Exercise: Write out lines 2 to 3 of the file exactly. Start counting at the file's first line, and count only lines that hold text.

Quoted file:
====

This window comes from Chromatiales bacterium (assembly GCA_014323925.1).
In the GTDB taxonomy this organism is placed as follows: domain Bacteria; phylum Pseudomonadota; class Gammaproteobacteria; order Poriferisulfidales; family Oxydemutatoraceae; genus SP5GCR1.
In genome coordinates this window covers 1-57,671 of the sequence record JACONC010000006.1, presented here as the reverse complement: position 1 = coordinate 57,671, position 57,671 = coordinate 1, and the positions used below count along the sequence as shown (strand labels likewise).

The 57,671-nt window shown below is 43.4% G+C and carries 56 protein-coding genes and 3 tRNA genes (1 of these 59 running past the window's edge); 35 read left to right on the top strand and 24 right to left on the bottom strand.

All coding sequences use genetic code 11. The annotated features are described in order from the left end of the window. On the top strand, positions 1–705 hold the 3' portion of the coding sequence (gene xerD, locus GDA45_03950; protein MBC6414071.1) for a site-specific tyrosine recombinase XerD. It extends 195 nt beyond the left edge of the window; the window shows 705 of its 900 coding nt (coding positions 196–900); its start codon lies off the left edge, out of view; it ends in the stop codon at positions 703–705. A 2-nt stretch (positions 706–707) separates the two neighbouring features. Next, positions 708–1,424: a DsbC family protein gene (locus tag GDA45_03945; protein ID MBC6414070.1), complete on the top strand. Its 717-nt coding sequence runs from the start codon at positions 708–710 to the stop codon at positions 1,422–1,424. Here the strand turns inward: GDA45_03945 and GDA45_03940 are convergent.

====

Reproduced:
In the GTDB taxonomy this organism is placed as follows: domain Bacteria; phylum Pseudomonadota; class Gammaproteobacteria; order Poriferisulfidales; family Oxydemutatoraceae; genus SP5GCR1.
In genome coordinates this window covers 1-57,671 of the sequence record JACONC010000006.1, presented here as the reverse complement: position 1 = coordinate 57,671, position 57,671 = coordinate 1, and the positions used below count along the sequence as shown (strand labels likewise).